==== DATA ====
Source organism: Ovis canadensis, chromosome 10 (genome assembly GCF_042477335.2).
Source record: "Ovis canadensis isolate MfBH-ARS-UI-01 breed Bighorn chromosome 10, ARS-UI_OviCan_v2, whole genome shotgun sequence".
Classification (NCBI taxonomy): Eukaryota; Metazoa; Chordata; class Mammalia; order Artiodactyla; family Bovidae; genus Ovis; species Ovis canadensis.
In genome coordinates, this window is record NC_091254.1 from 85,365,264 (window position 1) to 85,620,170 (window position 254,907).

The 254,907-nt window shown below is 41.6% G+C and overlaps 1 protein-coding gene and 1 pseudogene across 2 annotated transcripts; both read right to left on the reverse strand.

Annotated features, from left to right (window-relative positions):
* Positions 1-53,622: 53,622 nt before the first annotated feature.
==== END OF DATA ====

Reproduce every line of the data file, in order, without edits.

Source organism: Ovis canadensis, chromosome 10 (genome assembly GCF_042477335.2).
Source record: "Ovis canadensis isolate MfBH-ARS-UI-01 breed Bighorn chromosome 10, ARS-UI_OviCan_v2, whole genome shotgun sequence".
Classification (NCBI taxonomy): Eukaryota; Metazoa; Chordata; class Mammalia; order Artiodactyla; family Bovidae; genus Ovis; species Ovis canadensis.
In genome coordinates, this window is record NC_091254.1 from 85,365,264 (window position 1) to 85,620,170 (window position 254,907).

The 254,907-nt window shown below is 41.6% G+C and overlaps 1 protein-coding gene and 1 pseudogene across 2 annotated transcripts; both read right to left on the reverse strand.

Annotated features, from left to right (window-relative positions):
* Positions 1-53,622: 53,622 nt before the first annotated feature.